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Estate of woman shot dead by Greenwood police sends tort claim notice to city

Monica Vaught fatally shot by officers in March during encounter in PD parking lot
Posted at 2:58 PM, Aug 15, 2022
and last updated 2022-08-15 14:58:06-04

GREENWOOD — Attorneys representing the estate of a woman shot to death by Greenwood police in March have filed a tort claim notice against the City of Greenwood, alleging officers wrongfully caused her death.

The claim, forwarded July 13 to the city, claims Greenwood officers "used excessive force, failed to follow department policy, and ignored widely accepted law enforcement standards" when they fatally shot Monica Vaught, 49 in the Greenwood Police Department parking lot, according to a statement from Brian Lowe of Greenwood law firm Deenik Lowe, LLC.

The statement further claims officers violated her constitutional rights when they shot her 12 times — seven of which were from behind, according to the statement.

Attorneys with Deenik Lowe, LLC and Boren, Oliver & Coffey, LLP, based in Martinsville, came to their conclusion after reviewin raw footage of Vaught's encounter with police, as well as photographs, an autopsy report and other documents, according to the statement.

"The estate will continue to seek justice for Monica Vaught," the statement says.

Vaught was shot by police March 29 at Greenwood police headquarters, 186 Surina Way.

Police have said Vaught got into a lengthy exchange with police before driving her car toward an officer, prompting officers to shoot her. Police have also said Vaught had methamphetamine in her system at the time of her death.

Officers originally began chasing Vaught after someone reported a possibly intoxicated driver around 11:15 p.m. the night of the shooting near Madison Avenue and County Line Road, Chief James Ison previously said.

In May, Greenwood police released an edited video summary of the encounter.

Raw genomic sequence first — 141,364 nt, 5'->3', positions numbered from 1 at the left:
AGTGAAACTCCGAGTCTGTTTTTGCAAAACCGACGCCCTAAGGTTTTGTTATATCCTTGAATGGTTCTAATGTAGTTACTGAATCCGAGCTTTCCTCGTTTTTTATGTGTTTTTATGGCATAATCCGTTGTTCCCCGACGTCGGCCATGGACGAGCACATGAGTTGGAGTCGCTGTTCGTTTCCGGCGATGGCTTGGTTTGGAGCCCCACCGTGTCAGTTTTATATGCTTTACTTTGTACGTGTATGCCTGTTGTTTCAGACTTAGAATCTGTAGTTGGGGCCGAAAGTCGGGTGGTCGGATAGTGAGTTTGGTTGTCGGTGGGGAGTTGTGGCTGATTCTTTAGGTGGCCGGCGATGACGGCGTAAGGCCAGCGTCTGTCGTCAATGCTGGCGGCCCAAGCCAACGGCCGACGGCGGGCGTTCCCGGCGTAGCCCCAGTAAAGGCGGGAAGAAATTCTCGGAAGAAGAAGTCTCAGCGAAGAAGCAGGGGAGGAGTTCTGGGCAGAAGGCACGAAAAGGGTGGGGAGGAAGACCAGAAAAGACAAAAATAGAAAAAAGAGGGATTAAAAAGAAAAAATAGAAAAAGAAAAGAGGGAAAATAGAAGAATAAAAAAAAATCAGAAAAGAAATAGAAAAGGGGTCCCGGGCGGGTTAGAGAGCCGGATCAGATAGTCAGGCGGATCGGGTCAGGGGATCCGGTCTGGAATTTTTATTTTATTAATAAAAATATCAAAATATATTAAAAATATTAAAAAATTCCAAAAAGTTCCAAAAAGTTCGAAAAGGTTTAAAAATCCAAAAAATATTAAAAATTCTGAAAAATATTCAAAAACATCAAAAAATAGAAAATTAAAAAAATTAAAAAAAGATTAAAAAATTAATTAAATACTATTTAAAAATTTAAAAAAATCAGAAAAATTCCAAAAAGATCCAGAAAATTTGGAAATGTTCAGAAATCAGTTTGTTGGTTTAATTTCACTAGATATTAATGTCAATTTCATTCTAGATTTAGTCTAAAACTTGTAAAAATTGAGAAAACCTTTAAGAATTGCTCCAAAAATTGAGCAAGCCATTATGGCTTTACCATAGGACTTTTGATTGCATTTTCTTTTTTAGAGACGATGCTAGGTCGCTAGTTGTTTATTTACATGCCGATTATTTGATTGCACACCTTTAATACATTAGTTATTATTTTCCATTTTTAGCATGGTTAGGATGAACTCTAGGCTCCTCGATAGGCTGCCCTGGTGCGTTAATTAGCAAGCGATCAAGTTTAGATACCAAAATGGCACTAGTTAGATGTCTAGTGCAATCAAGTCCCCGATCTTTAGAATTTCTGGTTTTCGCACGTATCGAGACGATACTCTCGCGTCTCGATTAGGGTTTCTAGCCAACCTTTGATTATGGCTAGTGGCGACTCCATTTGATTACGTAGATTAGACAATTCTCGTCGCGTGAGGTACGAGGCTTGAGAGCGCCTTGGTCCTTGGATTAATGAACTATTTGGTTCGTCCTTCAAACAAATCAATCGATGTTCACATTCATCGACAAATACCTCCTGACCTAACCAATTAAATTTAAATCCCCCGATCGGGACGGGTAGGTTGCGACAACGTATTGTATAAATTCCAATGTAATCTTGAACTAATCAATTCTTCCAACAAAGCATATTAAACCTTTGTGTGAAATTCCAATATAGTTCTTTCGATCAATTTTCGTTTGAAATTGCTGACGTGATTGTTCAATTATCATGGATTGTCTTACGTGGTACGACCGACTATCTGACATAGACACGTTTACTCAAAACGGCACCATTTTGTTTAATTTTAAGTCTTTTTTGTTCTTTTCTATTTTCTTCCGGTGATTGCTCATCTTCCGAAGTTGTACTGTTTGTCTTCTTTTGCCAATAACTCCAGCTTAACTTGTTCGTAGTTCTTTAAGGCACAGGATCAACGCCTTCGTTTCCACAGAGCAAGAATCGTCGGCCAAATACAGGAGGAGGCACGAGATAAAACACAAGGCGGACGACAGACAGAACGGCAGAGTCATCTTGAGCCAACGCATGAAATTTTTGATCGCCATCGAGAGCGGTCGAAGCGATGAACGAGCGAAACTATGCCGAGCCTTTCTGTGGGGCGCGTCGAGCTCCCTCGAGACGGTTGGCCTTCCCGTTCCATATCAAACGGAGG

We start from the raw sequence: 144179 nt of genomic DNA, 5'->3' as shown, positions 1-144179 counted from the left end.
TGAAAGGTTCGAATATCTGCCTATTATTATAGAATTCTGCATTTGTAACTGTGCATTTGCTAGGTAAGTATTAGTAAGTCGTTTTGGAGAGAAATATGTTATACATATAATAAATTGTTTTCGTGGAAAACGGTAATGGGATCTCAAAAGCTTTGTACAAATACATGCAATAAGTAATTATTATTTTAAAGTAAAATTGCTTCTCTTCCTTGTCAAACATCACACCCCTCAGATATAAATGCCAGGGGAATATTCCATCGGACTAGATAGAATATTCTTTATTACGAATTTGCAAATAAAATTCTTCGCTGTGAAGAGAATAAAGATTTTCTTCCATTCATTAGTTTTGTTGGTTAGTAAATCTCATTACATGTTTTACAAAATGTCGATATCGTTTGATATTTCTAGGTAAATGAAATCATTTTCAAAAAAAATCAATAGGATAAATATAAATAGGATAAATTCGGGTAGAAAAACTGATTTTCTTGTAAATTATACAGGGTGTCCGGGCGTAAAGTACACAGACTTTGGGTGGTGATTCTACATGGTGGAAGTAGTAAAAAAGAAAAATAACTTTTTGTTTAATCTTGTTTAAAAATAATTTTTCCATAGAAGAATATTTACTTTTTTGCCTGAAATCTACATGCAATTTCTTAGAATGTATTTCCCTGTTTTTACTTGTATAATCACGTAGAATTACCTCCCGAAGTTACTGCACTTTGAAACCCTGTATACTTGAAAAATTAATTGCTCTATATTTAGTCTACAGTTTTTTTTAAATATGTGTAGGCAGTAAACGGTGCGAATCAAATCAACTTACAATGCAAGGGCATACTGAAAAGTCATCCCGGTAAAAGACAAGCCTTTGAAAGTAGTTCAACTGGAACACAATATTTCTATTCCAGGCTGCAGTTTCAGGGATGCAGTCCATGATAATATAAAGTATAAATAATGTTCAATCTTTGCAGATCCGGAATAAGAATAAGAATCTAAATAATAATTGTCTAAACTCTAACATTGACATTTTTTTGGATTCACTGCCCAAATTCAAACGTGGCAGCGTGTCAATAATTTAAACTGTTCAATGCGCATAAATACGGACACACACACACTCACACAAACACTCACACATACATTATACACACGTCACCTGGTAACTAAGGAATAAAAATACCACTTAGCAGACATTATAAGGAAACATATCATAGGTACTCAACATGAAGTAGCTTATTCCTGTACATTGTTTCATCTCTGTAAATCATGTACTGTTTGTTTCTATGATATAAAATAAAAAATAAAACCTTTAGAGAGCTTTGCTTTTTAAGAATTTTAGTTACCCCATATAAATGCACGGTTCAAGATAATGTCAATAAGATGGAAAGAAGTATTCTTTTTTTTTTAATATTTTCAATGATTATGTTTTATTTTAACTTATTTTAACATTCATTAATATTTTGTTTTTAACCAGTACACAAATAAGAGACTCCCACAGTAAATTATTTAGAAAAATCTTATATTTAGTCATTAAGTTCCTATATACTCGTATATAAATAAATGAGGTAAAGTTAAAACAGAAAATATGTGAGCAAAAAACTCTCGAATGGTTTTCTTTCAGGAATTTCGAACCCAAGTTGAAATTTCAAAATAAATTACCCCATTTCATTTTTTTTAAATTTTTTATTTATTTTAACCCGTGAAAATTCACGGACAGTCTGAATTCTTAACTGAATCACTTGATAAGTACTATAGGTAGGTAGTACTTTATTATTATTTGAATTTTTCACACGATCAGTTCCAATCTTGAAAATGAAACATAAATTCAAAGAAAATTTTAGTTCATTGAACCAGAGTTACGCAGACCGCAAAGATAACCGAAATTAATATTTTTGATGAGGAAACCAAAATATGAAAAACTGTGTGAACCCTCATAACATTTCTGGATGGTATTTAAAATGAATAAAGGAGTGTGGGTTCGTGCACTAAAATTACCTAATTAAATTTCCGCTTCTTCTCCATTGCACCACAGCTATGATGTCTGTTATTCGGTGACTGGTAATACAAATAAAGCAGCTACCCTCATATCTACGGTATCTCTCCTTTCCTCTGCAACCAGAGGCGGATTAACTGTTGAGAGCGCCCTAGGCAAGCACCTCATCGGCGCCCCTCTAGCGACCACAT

WRTV has previously submitted a public records request for all video, including footage from body-worn cameras, security cameras at the police department and in-car cameras if the cars were equipped with them.

Separate investigations conducted by the Greenwood Police Department's internal investigation division and the Johnson County Prosecutor's office found, that "the actions of all officers involved were determined to be lawful," Ison previously said.

The Police Department's conduct review board also reviewed the incident and found that one of the officers involved did not turn his body camera on until several minutes after he arrived at the scene.

Another officer was found to have "jeopardized his own safety" by standing in the potential path of a moving vehicle, Ison previously said, adding he was required to undergo steps for re-training.

The officers were previously identified as Sgt. Brandon Cox and Officers Elijah Allan, Ben Louzon and Zane Hennig.

Johnson County Prosecuting Attorney Joe Villanueva has previously shared the following statement:

"I can confirm that I did receive a large amount of materials related to this incident from GPD, which included document(s) and well as video evidence. I reviewed all those things to make a determination as to whether each of the four officers involved was legally justified in firing his duty weapon under the doctrine of self-defense/defense of another as outlined in Indiana law. The acts of each of the four officers in question did qualify under either self-defense or defense of another. As such no criminal charges will be pursued against any of the officers for the events of that evening."

Vaught's family says she was struggling with her mental health and substance use disorder for years before she died.

Vaught's children wrote the following in her obituary:

"We live in a cruel world where mental health issues are stigmatized and swept under the rug. This obituary we pray, instills hope in someone, if only one person. Hope that more people will accept help and be open about their demons. It is to tell people that there is nothing to be ashamed of. There are people who love you with every ounce of their being and want nothing more than for you to just be happy. To lose our mother this way is gut wrenching and unfathomable."

The statement from attorneys for Vaught's estate adds that she was a former Greenwood High School valedictorian and an Indiana University salutatorian.

WRTV has reached out to the City of Greenwood's Legal Department and received an email from Greenwood City Attorney Shawna Koons stating, "I respectfully inform you that the City of Greenwood does not comment on threatened litigation."

WRTV Digital Producer Andrew Smith, Real-Time Editor James Howell and Reporter Rachael Wilkerson contributed to this report.